This gorgeous Renaissance jewellery is a rare surviving artwork with a strong three-dimensional effect and complex layering. The gold back plate is highlighted with blue, green, red, white, and black enamel, within a carved hollow structure decorated with various plant patterns. The gold Christ Child stands in the centre, accented by white enamel, with one hand holding a Globus Cruciger and the other with a cross, highlighted by a diamond on his chest.
The characteristics of its complex hollow structure and enamel styling are similar to those works of art made in Augsburg around 1600, which was the goldsmith’s centre in southern Bavaria, Germany. At the end of the 16th century, the cross-border exchanges among European goldsmiths enhanced the globalisation of jewellery styles. For instance, many goldsmiths who were based in Augsburg actually came from the Netherlands. However, the unique local characteristics still remained, which can be seen in similar artworks collected by the Metropolitan Museum in New York and the Victoria and Albert Museum (V&A) in London. Another piece of Augsburg jewellery that is similar to this rare religious-themed artwork is a pendant highlighted by a diamond cross that is now in Vienna's Kunsthistorisches Museum. In addition, there is also one similarly styled pendant that depicts Cupid holding a bow and arrow, currently preserved by the National Museum of Qatar.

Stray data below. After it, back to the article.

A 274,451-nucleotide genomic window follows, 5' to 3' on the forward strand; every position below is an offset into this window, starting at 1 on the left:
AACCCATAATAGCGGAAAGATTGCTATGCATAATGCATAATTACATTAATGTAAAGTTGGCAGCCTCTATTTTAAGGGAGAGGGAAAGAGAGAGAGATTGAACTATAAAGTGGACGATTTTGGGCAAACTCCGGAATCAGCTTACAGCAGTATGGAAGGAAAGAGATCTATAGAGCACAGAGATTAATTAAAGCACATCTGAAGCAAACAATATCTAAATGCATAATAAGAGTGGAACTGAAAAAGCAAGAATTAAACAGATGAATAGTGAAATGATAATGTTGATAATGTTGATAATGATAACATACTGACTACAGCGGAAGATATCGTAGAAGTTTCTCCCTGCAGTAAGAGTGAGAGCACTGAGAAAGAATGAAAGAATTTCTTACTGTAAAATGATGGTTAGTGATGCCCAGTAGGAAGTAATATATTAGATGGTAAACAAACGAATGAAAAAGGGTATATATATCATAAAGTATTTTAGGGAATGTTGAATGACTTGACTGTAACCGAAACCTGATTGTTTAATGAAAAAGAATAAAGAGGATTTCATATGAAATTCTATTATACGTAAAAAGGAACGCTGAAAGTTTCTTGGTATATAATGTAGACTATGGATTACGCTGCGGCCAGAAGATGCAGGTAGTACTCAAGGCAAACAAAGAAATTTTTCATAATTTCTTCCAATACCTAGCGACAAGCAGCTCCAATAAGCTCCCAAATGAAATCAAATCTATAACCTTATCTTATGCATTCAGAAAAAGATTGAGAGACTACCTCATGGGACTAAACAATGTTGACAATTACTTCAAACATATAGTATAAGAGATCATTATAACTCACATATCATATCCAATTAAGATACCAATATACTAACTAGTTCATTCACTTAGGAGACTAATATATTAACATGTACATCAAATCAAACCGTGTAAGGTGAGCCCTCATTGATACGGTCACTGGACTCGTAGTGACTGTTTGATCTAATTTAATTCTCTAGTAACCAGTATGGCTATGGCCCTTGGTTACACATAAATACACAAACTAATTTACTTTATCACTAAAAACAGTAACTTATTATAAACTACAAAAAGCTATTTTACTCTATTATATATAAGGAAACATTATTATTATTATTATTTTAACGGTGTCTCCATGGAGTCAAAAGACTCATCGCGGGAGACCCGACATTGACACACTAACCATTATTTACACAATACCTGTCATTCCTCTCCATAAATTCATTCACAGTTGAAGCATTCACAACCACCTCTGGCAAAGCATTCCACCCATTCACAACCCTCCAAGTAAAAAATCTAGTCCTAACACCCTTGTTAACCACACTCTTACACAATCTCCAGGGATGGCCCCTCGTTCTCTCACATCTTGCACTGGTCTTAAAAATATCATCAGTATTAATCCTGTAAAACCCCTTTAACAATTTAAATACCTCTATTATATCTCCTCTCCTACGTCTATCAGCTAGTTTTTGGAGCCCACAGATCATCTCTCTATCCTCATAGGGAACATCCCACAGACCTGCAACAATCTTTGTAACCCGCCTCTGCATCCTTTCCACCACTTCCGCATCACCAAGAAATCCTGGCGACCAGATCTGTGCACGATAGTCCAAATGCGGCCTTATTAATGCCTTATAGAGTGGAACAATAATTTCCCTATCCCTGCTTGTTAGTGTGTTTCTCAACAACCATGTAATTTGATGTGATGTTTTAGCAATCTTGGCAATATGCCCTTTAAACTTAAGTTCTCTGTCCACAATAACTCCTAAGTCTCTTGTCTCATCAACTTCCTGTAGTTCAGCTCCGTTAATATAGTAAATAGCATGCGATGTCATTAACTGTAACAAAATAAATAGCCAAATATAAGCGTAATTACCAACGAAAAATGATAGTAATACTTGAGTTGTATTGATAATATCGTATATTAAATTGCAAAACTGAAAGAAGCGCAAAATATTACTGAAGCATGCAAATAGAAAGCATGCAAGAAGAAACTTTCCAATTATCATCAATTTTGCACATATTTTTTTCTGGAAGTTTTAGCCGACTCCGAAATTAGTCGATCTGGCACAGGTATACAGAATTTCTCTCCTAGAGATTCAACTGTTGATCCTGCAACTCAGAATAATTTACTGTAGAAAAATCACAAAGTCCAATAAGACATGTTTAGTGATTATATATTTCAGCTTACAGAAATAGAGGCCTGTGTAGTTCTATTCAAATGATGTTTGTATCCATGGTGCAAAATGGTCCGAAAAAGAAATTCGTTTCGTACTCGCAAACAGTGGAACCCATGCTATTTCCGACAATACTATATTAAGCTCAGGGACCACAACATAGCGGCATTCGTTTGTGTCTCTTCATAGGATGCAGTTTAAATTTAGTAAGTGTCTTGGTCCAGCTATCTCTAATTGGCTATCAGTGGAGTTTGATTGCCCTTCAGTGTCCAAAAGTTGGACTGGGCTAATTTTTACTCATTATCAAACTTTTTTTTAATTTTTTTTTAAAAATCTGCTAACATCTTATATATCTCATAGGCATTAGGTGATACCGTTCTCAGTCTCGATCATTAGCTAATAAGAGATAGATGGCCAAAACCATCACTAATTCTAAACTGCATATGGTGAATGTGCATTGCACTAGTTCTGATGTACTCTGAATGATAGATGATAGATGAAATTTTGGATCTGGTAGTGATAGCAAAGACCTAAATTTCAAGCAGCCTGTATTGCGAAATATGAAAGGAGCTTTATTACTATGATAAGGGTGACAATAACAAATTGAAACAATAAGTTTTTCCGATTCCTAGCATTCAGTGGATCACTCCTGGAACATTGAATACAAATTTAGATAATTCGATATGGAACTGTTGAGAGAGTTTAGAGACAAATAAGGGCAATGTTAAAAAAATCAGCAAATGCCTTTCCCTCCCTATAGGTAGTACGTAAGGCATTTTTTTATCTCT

Given its extraordinary size, valuable medium, complicated craftsmanship, and the rare theme of the Christ Child, this is very likely to be a royal treasure customised for the Holy Roman Empire. Such treasures were generally used for the following purposes: as personal items to wear and collect, or gifts for diplomacy or political marriage.